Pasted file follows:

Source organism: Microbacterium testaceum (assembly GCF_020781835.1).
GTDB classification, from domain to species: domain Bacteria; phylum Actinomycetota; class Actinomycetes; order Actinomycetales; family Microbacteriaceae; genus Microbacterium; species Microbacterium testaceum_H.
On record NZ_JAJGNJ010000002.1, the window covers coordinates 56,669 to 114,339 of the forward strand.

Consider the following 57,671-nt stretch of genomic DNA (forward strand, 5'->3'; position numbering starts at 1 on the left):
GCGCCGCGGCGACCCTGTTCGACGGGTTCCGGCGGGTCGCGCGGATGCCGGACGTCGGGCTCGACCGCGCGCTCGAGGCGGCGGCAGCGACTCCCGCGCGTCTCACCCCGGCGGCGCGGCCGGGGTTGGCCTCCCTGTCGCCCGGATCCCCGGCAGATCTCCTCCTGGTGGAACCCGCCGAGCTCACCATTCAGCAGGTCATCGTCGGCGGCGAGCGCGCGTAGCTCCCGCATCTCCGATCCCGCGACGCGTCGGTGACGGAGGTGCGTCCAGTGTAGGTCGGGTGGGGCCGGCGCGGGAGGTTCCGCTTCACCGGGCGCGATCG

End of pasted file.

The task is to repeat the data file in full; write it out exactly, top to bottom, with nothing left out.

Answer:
Source organism: Microbacterium testaceum (assembly GCF_020781835.1).
GTDB classification, from domain to species: domain Bacteria; phylum Actinomycetota; class Actinomycetes; order Actinomycetales; family Microbacteriaceae; genus Microbacterium; species Microbacterium testaceum_H.
On record NZ_JAJGNJ010000002.1, the window covers coordinates 56,669 to 114,339 of the forward strand.

Consider the following 57,671-nt stretch of genomic DNA (forward strand, 5'->3'; position numbering starts at 1 on the left):
GCGCCGCGGCGACCCTGTTCGACGGGTTCCGGCGGGTCGCGCGGATGCCGGACGTCGGGCTCGACCGCGCGCTCGAGGCGGCGGCAGCGACTCCCGCGCGTCTCACCCCGGCGGCGCGGCCGGGGTTGGCCTCCCTGTCGCCCGGATCCCCGGCAGATCTCCTCCTGGTGGAACCCGCCGAGCTCACCATTCAGCAGGTCATCGTCGGCGGCGAGCGCGCGTAGCTCCCGCATCTCCGATCCCGCGACGCGTCGGTGACGGAGGTGCGTCCAGTGTAGGTCGGGTGGGGCCGGCGCGGGAGGTTCCGCTTCACCGGGCGCGATCG